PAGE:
For many, Alan Turing’s 1950 paper “Computing Machinery and Intelligence” is the quintessential (and essentially hopeful) statement of the possibility of a conscious machine. It’s in this paper, published in the journal Mind, that Turing formulates his infamous test, a variation of a parlor game in which the imitation of human discourse is equated to conscious intelligence. Turing gave the problem compelling and intuitive form, but the question was hardly new. The modern preoccupation with intelligence and consciousness in machines reaches back to Descartes; and G. W. Leibniz gave the problem striking shape nearly two hundred and fifty years before Turing’s time, in proposition 17 of his Monadology:
Imagine there were a machine whose structure produced thought, feeling, and perception. We can conceive its being enlarged while maintaining the same relative proportions among its parts, so that we could walk into it as we walk into a mill.
Suppose we do walk into it. All we would find there are cogs and levers pushing one another, and never anything to account for a perception. So perception must be sought in simple substances, and never in composite things like machines.
Turing acknowledged the objection leveled by Leibniz, by way of analogy to a mind hiding in machinery like the skin of an onion:
In considering the functions of the mind or the brain we find certain operations which we can explain in purely mechanical terms. This we say does not correspond to the real mind: it is a sort of skin which we must strip off if we are to find the real mind. But then in what remains we nd a further skin to be stripped off, and so on. Proceeding in this way do we ever come to the “real” mind, or do we eventually come to the skin which has nothing in it? In the latter case the whole mind is mechanical.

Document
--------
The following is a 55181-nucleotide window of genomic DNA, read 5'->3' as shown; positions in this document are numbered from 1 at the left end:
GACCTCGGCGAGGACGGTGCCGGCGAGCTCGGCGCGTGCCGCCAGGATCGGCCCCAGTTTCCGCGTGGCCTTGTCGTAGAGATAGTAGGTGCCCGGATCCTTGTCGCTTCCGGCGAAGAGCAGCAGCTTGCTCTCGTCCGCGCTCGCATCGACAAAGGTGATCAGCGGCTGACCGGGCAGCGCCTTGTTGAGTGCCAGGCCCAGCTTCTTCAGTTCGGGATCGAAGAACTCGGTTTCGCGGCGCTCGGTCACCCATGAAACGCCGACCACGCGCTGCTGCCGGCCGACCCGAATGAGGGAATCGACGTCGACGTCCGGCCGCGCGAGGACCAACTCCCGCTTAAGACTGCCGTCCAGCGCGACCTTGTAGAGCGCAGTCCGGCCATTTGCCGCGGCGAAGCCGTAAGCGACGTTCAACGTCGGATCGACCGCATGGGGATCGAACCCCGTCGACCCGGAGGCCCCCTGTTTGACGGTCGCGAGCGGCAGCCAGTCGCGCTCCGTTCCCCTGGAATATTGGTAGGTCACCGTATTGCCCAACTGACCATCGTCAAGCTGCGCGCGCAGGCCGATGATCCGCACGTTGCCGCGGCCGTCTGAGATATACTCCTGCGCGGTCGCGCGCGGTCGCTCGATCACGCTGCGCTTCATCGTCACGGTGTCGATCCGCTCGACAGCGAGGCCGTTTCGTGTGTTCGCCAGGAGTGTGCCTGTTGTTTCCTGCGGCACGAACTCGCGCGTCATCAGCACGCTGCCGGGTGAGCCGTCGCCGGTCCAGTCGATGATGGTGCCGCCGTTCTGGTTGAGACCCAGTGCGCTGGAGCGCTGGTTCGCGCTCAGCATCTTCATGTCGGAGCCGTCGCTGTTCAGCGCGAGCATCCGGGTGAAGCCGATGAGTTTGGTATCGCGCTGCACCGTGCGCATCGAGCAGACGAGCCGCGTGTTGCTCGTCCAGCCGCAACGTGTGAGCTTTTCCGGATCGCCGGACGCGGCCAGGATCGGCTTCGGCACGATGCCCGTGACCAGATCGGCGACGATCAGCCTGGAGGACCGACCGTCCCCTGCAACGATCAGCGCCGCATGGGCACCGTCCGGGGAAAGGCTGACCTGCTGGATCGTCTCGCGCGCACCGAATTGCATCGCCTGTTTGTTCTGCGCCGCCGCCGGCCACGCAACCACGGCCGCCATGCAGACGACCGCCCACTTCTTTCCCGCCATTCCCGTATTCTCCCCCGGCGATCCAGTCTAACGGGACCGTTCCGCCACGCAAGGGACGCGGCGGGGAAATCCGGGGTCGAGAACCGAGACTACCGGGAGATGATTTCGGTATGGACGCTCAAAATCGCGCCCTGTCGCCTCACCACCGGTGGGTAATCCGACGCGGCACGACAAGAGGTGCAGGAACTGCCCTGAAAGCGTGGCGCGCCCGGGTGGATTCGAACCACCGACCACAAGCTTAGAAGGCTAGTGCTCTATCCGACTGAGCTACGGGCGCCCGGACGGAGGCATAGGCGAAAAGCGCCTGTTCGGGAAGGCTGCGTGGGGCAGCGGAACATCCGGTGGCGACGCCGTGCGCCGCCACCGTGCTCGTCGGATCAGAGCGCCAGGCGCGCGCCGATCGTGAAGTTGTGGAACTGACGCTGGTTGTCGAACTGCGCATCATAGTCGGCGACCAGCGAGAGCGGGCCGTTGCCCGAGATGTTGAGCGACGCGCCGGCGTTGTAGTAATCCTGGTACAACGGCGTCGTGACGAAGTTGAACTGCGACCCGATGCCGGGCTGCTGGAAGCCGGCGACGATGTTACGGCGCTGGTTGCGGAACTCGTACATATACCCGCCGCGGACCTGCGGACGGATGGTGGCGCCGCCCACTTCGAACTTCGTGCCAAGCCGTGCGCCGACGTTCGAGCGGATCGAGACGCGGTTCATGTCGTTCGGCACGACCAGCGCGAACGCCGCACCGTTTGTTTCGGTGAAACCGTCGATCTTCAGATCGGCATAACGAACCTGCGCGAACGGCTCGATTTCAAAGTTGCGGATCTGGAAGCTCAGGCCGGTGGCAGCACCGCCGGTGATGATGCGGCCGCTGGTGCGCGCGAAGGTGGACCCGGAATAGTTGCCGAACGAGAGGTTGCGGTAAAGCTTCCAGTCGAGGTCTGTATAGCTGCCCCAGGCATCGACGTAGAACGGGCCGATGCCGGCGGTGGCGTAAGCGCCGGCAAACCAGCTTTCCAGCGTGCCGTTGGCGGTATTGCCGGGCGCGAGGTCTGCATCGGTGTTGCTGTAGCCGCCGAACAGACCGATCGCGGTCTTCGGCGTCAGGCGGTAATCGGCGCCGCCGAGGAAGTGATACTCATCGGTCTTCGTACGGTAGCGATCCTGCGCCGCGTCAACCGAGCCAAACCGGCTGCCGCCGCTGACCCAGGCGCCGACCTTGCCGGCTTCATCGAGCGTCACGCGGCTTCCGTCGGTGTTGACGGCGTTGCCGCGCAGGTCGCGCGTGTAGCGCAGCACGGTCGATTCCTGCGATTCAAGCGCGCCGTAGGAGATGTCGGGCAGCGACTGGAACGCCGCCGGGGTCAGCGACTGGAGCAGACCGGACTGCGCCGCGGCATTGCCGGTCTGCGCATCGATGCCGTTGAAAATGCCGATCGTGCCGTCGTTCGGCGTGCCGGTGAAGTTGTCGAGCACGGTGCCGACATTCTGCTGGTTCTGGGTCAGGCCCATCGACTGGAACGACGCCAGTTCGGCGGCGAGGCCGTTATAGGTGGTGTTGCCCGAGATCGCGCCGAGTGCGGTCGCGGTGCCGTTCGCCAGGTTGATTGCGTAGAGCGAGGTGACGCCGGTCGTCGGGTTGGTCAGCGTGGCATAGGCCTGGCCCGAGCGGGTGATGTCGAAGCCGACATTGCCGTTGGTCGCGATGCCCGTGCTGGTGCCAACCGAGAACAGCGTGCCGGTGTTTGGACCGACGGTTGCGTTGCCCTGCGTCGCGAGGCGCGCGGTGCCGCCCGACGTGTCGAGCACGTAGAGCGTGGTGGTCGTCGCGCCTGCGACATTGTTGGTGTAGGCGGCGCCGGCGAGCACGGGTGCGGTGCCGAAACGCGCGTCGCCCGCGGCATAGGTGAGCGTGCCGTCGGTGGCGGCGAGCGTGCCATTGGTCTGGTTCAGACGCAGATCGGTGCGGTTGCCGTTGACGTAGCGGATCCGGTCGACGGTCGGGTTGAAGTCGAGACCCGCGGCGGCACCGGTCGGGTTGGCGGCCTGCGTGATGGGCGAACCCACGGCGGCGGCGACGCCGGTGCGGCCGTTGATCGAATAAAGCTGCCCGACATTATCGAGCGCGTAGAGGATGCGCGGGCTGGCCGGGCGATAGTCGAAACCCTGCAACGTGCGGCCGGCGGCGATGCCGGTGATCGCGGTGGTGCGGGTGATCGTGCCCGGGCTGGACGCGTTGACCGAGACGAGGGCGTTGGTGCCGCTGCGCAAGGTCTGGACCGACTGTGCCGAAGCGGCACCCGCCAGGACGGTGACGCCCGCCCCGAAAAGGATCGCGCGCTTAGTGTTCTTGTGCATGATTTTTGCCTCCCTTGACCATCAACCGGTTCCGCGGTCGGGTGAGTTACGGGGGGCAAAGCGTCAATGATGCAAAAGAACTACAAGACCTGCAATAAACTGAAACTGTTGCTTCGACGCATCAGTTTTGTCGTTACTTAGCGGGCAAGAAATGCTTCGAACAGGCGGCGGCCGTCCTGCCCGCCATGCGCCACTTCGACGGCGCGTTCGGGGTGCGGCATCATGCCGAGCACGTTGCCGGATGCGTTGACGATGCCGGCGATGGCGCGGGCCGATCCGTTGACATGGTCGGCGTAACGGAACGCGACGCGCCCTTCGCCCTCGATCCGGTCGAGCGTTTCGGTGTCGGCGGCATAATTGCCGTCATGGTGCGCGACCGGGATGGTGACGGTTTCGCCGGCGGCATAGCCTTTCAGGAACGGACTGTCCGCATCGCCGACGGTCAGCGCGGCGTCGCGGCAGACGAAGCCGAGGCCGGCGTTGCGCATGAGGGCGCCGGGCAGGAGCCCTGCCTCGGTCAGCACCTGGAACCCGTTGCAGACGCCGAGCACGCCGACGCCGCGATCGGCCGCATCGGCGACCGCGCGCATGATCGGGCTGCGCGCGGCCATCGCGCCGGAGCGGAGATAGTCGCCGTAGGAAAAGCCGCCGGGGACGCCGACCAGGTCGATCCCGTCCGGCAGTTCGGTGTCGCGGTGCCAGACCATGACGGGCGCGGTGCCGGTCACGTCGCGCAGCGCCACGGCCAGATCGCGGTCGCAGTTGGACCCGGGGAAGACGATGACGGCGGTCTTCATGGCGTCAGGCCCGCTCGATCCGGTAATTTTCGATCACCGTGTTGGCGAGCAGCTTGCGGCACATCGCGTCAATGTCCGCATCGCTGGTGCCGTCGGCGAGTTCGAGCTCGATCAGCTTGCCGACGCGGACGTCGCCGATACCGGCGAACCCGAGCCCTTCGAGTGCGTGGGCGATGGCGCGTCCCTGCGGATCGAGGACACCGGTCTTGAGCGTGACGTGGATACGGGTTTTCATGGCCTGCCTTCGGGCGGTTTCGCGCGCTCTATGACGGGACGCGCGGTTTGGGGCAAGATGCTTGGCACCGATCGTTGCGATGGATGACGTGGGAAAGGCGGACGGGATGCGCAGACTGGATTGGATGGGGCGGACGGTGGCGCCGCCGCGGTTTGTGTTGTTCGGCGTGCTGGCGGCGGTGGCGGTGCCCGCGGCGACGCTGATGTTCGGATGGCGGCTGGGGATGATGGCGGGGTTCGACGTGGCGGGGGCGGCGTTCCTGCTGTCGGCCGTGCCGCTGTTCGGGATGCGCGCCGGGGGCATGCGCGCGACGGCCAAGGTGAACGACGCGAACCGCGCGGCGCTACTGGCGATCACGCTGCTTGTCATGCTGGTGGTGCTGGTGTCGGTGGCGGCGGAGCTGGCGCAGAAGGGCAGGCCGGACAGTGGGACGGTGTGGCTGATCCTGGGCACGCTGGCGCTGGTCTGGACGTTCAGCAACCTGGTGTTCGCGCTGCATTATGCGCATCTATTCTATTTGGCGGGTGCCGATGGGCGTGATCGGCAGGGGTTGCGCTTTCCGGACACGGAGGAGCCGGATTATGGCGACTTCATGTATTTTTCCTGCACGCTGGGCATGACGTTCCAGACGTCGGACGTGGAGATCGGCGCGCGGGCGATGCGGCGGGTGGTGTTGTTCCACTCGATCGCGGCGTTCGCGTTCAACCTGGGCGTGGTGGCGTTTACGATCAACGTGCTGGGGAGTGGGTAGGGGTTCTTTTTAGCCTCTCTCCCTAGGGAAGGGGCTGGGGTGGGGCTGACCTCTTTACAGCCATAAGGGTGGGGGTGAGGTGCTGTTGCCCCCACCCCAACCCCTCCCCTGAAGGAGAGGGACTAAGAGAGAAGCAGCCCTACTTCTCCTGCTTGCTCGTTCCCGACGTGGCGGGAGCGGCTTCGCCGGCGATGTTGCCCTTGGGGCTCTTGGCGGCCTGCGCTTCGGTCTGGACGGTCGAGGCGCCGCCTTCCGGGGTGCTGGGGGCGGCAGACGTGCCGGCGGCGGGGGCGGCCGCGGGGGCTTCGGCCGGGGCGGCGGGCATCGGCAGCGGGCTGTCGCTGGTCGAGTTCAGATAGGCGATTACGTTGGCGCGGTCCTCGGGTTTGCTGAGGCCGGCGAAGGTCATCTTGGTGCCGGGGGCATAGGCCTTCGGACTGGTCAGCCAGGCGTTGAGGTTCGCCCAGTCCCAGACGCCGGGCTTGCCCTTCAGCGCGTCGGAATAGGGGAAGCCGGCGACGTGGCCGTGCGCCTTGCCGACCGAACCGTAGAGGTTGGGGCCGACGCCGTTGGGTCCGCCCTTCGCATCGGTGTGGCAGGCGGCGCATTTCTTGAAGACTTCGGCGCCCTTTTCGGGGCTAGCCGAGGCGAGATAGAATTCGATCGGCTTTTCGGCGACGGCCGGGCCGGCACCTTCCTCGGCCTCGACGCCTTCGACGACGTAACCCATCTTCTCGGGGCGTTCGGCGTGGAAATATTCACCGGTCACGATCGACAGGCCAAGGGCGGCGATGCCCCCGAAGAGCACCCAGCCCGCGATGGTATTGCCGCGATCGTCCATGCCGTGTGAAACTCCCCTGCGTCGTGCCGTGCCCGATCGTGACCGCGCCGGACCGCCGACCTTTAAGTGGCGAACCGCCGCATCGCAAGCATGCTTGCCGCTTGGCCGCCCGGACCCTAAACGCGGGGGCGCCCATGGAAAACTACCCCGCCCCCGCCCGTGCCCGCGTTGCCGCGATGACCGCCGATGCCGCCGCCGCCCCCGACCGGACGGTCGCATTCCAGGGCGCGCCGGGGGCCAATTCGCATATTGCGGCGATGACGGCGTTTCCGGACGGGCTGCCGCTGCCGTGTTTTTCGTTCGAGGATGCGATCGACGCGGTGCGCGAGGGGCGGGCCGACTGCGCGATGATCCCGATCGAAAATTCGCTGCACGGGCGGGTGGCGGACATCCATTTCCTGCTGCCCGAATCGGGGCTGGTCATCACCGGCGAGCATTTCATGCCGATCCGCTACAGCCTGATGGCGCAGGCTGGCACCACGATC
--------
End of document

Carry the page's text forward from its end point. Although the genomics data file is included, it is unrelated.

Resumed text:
Today we tend to correlate consciousness with complexity, taking the awesome neural interconnectedness of the human brain as our paradigmatic polestar. At some infinitesimal level deep within the synaptic warp and weft, many hold (indeed hope), computation imputes consciousness. There are fundamental objections to this perspective — most famously argued by the philosopher John Searle, who concludes that syntax-manipulating symbolic systems (like computer software) alone are unable to produce the semantic relations that, for him, are the sine qua non of conscious intelligence. It’s a big debate, tugging not only at the fabric of philosophy, but computer and cognitive science as well. Thus it’s interesting to note that for Leibniz, complexity was a quality that categorically precluded consciousness: the very manifold, hyperarticulate causal workings of the machine prevent it from converging in the quality of a pure “I” that is the quintessence of conscious being. Leibniz gave the name of entelechy to those simple substances which, to him, were self-sufficiently (and it must be said, tautologically) perfect enough to produce consciousness.
For Turing, consciousness emerges from machinic complexity; for Leibniz, as complexity increases, the possibility of intelligence recedes. Two worldviews, both fixed on the machine, drawing opposite conclusions.
With a short piece of annotated video I’ve illustrated Leibniz’s thought experiment, drawing upon a scene from Lech Majewski’s extraordinary 2011 film The Mill and the Cross that beautifully evokes the arresting philosophical richness of Leibniz’s Mill. Now, Majewski’s film doesn’t have anything to say directly about artificial intelligence; the painting that inspires the movie, Pieter Bruegel’s Christ on the Way to Calvary, was painted two centuries before Leibniz’s time. In the film, Bruegel (played by Rutger Hauer) posits the mill in his painting as a kind of mechanical axis mundi, its stones inexorably grinding our affairs; God the miller keeps the machinery working, but never intervenes in the sowing, cultivation, and winnowing of our sublunar affairs. Down here, suffering and injustice continue, mere grist for the mill — manufactured in the black-boxed entelechies of conscious minds, upon which no machine can operate.
(The piece will only play in Chrome. In the YouTube version of the movie, the scene showing the inner workings of the mill begins at the ten-minute mark. I strongly recommend the entire film, which available via Netflix.)